Even before the influenza studies began, Argentine microbiologist Ricardo M. Gomez, at the University of Buenos Aires, wondered if selenium deficiency would alter the effect of a variety of human viruses from unrelated families on mice hearts. He and Levander tested two other coxsackieviruses—B1 and A9—an echovirus, and a herpes simplex virus. The herpesvirus is potentially more stable, since it's a DNA virus. Ten days after exposing the animals, Gomez inspected their hearts—with mixed results.
Selenium-deficient mice had more heart damage from the echovirus and the B1 coxsackievirus than the animals getting ample selenium. But it was the reverse in animals infected with the DNA herpes simplex virus: The selenium-deficient mice fared better. In the animals infected with the A9 strain of coxsackievirus, selenium status had no effect. Whether or not any of the viruses mutated under the strain of selenium deficiency is a subject for further research.
These results, concludes Gomez, indicate that selenium status selectively influences the degree of virus-induced heart damage. They also demonstrate that a nutrient deficiency can affect a range of viruses and may have important implications for public health, says Levander. He adds that the phenomenon might also apply to certain animal and plant viruses.
Does Competition Boost Virulence?
Selenium confers its antioxidant protection mainly through two enzymes that contain it—glutathione peroxidase and thioredoxin reductase. So Levander and his co-workers wondered whether other metals that compete for the selenium site in these enzymes might worsen infection. They chose to work with the innocuous coxsackievirus B3/0 strain used in Beck's earliest studies.
Levander and food scientist Paul K. South, now with the Food and Drug Administration, chose mercury—a prevalent environmental contaminant—as the competitor. The metal is known to reduce activity of both antioxidant enzymes in test animals, and it increases oxidative stress.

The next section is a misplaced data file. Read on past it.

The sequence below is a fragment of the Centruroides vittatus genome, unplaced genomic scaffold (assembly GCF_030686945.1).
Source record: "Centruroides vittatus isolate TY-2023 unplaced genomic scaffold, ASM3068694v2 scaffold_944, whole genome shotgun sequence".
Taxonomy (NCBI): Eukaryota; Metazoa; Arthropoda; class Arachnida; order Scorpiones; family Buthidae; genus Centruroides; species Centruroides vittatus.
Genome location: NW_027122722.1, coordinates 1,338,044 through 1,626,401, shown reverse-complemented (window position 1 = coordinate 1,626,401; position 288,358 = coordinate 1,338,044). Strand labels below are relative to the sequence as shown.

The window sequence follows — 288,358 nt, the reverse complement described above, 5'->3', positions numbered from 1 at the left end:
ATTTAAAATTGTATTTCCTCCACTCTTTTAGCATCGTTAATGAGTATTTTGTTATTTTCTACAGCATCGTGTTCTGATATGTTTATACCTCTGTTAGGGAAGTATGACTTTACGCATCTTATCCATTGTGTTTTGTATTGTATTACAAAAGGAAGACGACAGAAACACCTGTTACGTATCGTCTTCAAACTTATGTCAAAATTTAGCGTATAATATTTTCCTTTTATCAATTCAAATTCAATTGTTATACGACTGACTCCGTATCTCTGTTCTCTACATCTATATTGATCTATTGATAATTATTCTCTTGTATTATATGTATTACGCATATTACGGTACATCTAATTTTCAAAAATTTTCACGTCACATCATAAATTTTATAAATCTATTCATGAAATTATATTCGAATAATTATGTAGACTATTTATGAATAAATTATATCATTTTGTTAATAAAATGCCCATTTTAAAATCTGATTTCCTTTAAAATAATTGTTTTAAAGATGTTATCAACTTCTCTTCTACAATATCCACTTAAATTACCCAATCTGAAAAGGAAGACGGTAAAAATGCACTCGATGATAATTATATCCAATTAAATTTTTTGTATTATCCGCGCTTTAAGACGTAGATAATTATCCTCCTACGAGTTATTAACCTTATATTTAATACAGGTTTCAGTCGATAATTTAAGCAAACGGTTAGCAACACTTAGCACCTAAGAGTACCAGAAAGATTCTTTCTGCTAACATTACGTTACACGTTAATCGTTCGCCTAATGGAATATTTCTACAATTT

South says 90 percent of the mice given the highest dose of mercury alone—right at their limit of tolerance—survived. But the survival rate plunged to 36 percent of the mice exposed to both mercury and the innocuous coxsackievirus. About one-third of the infected mice given the highest dose of mercury had more severe heart damage, and their hearts had higher numbers of virus.
Gold is another selenium competitor, known to reduce the activity of one of the antioxidant enzymes. That prompted virologist Allen D. Smith and Levander to test two gold-containing compounds, aurothiomalate and aurothioglucose. Both are prescribed to treat rheumatoid arthritis in people.
Smith saw similar pathological trends in the mice he injected with aurothiomalate but not in the animals given aurothioglucose. He says both compounds inhibited the activity of the antioxidant enzyme thioredoxin reductase to about the same extent. So aurothiomalate is producing its lethal effect through some route other than as a selenium competitor. "It's probably affecting the immune system directly," he says.
Ditto for mercury. While the high dose did reduce the activity of both selenium-containing antioxidant enzymes in different organs to different degrees, "it's more likely that mercury has some effect on immune function," says South. He suspects the toxic stress of the mercury allowed the virus to replicate at a higher rate.—By Judy McBride, Agricultural Research Service Information Staff.
This research is part of Human Nutrition, an ARS National Program (#107) described on the World Wide Web at http://www.nps.ars.usda.gov.
Orville A. Levander and Allen D. Smith are with the USDA-ARS Nutrient Requirements and Functions Laboratory, 10300 Baltimore Ave., Bldg. 307, Beltsville, MD 20705-2350; phone (301) 504-8504 [Levander], (301) 504-8577 [Smith], fax (301) 504-9062.
"Good Nutrition Benefits All—Except Viruses" was published in the September 2001 issue of Agricultural Research magazine.